An Architect's Guide to U Profiled Channel Glass (1)


Heavy commercial and industrial projects often provide fodder for residential work especially when it comes to materials. Channel glass is one material that carries over well. It's an eminently robust material whose translucency lends a soft and welcoming feel in a residential setting. Consider channel glasses sort of modern take on traditional stained glass - luminous and mysterious while it's an outwardly simple and beautiful material. It has an underlying complexity that bears further investigation.
Channel glass was developed in Europe and it's been mostly used in commercial buildings for more than 30 years. Essentially, it's a structural, cast, translucent plank named for its C shape which in our architectural parlance is a channel. It's typically used where there's a need for both diffused natural light and privacy which are naturally competing design agendas.
The channels are between nine inches and nineteen inches wide, about two and a half inches deep and up to twenty-three feet in length. They're fully capable of supporting their own weight without the need for other horizontal reinforcement. Most often channel glass is used in vertical orientations, where the structural planks lend a corduroy or pinstripe look to an exterior façade. Unlike traditional flow class panes, the shape and depth of the channel glass create a pocket in exterior walls making it ideal for adding insulation.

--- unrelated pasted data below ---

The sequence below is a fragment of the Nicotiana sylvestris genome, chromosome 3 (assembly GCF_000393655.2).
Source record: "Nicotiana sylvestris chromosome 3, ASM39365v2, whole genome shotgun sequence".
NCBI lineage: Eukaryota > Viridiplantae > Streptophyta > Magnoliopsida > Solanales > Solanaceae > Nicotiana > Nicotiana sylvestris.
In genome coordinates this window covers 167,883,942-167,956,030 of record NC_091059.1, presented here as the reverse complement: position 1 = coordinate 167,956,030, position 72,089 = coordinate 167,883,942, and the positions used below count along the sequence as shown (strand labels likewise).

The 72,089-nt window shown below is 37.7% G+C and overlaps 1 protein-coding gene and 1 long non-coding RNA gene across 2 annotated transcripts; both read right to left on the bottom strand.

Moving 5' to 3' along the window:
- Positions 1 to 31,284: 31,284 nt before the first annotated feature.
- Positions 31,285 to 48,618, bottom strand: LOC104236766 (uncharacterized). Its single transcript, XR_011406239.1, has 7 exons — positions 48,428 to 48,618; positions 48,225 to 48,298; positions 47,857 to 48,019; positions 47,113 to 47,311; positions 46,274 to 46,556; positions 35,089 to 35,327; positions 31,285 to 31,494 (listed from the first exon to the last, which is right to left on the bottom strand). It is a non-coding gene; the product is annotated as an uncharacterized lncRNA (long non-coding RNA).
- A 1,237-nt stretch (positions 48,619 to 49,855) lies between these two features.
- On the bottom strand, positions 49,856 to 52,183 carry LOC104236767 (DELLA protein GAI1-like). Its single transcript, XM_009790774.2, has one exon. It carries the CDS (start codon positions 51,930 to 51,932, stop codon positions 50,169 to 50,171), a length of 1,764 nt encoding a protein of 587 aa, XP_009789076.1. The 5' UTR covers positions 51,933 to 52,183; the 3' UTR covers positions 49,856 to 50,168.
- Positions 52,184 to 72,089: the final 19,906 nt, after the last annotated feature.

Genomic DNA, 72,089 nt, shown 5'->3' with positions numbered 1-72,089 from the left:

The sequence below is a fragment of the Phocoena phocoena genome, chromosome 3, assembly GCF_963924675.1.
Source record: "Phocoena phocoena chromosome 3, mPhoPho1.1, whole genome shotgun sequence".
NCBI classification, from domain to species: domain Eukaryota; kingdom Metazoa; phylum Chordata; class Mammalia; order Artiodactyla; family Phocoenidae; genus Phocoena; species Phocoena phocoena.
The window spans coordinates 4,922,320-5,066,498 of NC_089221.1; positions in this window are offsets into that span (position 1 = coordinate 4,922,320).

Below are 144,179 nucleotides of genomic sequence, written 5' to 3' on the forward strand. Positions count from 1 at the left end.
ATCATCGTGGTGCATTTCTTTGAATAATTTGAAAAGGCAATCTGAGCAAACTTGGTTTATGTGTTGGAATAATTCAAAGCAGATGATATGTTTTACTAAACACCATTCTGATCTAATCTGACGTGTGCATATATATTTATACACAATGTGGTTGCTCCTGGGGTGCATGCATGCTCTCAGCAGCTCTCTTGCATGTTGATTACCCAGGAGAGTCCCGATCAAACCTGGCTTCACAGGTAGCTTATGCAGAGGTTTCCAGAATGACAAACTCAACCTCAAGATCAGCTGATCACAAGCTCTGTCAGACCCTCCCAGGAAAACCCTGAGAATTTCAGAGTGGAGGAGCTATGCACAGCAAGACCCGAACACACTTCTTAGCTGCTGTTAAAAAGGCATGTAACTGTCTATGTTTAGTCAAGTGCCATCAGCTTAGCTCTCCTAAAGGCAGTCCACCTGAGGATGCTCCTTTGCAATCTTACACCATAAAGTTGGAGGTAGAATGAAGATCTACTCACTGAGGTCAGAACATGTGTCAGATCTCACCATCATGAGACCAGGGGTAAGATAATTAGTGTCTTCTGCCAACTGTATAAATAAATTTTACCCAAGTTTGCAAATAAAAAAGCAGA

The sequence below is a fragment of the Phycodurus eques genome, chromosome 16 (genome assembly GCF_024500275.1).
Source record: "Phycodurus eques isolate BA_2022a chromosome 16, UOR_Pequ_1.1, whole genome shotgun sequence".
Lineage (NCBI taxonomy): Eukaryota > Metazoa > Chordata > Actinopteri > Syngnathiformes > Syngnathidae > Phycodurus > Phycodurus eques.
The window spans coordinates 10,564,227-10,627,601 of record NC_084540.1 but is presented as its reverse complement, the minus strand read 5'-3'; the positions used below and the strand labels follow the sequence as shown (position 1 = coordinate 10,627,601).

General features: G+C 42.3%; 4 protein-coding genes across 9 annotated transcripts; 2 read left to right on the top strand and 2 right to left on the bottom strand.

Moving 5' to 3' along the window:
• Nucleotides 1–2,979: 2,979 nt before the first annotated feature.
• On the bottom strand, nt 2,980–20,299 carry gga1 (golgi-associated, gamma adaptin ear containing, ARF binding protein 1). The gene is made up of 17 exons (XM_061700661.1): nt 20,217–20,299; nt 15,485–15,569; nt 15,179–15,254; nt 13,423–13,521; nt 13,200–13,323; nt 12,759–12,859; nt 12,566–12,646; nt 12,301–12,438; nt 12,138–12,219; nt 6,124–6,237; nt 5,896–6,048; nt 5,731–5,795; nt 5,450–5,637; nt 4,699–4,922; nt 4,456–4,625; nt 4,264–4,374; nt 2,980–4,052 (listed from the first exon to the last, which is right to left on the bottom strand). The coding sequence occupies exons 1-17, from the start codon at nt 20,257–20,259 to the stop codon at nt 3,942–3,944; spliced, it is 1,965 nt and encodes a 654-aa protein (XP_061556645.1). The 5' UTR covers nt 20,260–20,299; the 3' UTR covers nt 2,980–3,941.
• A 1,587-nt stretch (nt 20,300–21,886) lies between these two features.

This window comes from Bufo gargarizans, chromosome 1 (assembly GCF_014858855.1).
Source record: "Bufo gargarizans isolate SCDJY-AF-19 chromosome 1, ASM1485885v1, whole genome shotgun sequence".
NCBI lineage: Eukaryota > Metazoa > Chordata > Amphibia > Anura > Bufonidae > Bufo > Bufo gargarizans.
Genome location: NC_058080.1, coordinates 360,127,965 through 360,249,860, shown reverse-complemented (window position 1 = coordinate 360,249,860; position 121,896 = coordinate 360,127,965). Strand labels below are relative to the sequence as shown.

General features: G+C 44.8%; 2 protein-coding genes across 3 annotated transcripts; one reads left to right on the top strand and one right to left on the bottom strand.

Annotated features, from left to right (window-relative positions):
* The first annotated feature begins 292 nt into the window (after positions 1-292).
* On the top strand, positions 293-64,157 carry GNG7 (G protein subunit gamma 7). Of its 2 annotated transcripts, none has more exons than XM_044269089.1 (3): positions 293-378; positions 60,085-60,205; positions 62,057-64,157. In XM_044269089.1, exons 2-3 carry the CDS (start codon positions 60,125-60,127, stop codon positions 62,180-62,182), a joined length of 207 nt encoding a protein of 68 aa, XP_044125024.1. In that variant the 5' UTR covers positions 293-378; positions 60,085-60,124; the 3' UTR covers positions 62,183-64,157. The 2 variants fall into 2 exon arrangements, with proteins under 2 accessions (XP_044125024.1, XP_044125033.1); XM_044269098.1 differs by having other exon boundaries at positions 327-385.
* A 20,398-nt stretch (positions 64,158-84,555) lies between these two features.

U Profiled Channel Glass Size 

The basic components are lime, soda and sand but unlike most other glass channel glass also contains recycled glass. In fact, a full 60 percent of its raw materials are recycled. Some come from post-consumer sources and some from the factory that manufactures it. 

U Profiled Channel Glass Composition

The channels are roll formed from a roughly quarter-inch thick ribbon of molten glass that has been heated in a special furnace. It's then carefully cut to custom length and cooled.
u profiled channel glass forming

Where there’re many possible applications for channel glass, the best candidates are spaces that require both natural daylight and privacy. Some examples are
  • bathing spaces for privacy with the benefits of natural light
  • work areas studies and studios where glare free natural light is important
  • art display and gallery areas - UV coatings allow daylight and artwork to coexist
  • urban sites with competing light and view concerns
  • Trombe walls for passive solar heating
  • Railings, space dividers and privacy screens
  • Any space requiring diffused glare free natural light